I'm Not a Māori Speaker

Hei tautoko i tō tamaiti


Show your support by:

  • using as many Māori words and phrases as you can and that you know are correct. Concentrate on using common words and phrases that are used routinely in everyday activities. For example, words and phrases related to food and mealtimes, clothing and getting dressed, language of affection, bedtime and bath time routines, sayinga karakia etc.

  • expanding your repertoire of Māori language phrases - add another phrase each week and always use that phrase in Māori. Kei Roto I Te Whare has many useful phrases for everyday use.

  • printing off some phrases and posting them in suitable spots around your home.

  • taking your child to the library to borrow Māori language books, DVDs, CDs, and puzzles.

  • doing a Māori language course.

  • looking at our online learning programme. It takes only 10 minutes or so to complete each section and it focuses on providing language for you and your child/ren. Best of all, you can access it when you are ready, free of charge!

  • encouraging Māori speaking friends to talk in Māori with your child.

  • learning Māori with your child - learning the language together can fun and will encourage family language bonding.

  • ask your child to help you with translating words and phrases

  • purchasing Māori language games and resources as gifts for your child.

  • being enthusiastic about your child learning to speak Māori - watch Māori language kids tv programmes together, ask them to sing waiata, show you their work, encourage them to talk about what happened in their day and give lots of praise for their attempts to communicate with you in Māori.

  • identifying one everyday activity at a time that can be done in Māori eg, greeting each other in the morning, karakia at mealtimes, answering the telephone, bedtime reading etc.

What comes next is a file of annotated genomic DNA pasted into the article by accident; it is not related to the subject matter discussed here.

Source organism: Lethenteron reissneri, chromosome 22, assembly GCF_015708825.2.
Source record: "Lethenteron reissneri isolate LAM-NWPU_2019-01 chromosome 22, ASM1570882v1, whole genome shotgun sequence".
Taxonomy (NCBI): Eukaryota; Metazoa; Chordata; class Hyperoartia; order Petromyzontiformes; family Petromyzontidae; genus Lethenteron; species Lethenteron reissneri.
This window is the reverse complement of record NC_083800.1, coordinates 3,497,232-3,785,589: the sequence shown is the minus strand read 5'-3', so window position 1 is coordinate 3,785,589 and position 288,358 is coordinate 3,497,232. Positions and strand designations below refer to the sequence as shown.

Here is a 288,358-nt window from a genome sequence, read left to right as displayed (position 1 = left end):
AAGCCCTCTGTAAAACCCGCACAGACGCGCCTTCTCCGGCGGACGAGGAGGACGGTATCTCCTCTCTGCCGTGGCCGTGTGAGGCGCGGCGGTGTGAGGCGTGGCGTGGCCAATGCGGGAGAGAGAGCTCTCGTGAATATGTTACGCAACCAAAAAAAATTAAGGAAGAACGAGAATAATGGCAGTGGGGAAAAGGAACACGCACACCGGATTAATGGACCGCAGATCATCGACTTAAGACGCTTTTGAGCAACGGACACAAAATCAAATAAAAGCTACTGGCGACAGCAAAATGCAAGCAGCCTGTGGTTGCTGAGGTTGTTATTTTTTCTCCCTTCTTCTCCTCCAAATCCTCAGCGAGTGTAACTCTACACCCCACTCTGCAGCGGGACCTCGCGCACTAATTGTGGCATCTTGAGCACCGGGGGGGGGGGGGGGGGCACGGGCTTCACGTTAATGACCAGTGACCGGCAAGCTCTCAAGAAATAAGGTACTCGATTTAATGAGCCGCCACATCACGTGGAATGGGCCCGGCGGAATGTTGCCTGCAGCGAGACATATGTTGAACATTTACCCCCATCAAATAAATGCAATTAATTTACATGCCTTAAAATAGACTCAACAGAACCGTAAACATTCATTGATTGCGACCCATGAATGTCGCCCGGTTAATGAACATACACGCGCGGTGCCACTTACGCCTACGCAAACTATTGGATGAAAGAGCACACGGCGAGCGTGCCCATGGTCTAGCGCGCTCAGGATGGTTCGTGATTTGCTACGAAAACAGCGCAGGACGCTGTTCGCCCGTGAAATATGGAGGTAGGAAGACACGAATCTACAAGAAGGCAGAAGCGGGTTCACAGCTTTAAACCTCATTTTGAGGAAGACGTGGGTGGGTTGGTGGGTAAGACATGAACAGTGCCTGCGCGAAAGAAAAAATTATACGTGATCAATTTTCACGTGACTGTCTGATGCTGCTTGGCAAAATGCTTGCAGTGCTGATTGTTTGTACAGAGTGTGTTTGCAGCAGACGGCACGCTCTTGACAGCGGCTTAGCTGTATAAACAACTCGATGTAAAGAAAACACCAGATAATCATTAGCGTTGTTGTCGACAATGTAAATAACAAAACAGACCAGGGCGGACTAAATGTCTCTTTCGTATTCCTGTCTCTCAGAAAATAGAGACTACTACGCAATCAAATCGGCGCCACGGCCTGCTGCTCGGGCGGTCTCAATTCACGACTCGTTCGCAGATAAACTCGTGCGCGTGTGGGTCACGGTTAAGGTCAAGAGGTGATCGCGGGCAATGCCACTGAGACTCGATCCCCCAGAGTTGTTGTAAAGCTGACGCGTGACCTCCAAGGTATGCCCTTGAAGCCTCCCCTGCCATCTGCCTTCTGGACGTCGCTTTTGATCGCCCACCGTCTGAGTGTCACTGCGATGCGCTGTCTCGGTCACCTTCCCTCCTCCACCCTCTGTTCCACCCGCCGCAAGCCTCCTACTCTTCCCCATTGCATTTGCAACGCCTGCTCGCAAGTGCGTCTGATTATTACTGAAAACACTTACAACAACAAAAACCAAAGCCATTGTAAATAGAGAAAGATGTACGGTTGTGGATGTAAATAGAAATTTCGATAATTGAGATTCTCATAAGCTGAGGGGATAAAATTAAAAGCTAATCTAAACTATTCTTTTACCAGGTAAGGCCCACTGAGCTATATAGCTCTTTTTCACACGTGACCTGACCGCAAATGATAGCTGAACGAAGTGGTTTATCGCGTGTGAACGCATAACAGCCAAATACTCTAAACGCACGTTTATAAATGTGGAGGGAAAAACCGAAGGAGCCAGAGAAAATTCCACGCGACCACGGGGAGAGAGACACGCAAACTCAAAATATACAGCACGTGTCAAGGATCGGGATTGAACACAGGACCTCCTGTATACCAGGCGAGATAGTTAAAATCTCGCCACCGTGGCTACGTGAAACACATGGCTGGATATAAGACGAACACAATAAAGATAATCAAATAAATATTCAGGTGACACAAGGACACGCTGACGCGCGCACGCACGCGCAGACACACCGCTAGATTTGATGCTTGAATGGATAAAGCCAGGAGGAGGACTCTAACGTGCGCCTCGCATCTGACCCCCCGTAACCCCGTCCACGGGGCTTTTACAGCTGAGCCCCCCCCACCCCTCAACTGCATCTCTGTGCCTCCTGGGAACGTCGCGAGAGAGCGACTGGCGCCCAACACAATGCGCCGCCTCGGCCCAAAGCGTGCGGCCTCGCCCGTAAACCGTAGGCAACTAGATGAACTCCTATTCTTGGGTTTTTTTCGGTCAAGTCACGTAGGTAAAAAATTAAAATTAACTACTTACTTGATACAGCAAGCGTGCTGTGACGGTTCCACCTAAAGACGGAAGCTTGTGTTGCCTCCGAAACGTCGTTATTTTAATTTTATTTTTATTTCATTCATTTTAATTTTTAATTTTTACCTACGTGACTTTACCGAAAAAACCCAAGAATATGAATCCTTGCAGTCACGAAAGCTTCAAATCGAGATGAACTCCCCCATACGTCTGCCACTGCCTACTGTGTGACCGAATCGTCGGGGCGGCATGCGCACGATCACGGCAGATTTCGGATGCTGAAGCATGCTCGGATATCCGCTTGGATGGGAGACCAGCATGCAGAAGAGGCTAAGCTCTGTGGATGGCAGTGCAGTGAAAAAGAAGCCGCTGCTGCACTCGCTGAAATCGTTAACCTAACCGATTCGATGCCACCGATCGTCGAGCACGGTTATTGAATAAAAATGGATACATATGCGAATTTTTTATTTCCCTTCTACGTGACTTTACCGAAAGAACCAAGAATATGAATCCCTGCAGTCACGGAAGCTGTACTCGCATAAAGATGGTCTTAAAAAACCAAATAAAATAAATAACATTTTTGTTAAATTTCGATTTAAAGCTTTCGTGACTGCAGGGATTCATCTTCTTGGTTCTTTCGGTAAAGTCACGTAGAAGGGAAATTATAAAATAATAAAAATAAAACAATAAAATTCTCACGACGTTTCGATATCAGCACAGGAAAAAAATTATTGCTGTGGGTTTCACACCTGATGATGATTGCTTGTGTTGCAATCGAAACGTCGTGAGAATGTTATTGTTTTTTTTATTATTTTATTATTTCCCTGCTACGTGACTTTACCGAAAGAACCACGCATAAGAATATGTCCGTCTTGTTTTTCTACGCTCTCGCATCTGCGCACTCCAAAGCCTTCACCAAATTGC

• building a library of Māori language tapes (video/dvd and audio) - it will be an invaluable source of Māori language that you can share with your child.

  • taking responsibility to find out all the Māori words needed for a particular game or activity your child enjoys, for example, playing in the sand pit, blowing bubbles, cricket, rugby etc.

  • becoming knowledgeable about bilingualism and its benefits - read books, search the web. 


Some other tips:

  • Ensure your child knows that you are proud that he/she speaks Māori.

  • Have a Māori language children’s dictionary and the publication Kei Roto i te Whare available all the time at home and refer to these books often.

  • Avoid translating into English the Māori words and phrases you use with your child. This makes talking together really slow and unnatural and is likely to be frustrating for your child. It also gives your child a message that Māori is less important than English because everything you say in Māori needs to be said in English too.

  • Don't worry that your child will not learn to speak English - that is almost impossible in New Zealand. They will learn English despite any efforts you make at home to encourage them to speak Māori only!  What is important is that the English that they hear and/or read is good quality English. Just like it is important that they hear and read good quality Māori. 

  • Check out the strategies and tips at Speaking Māori at home.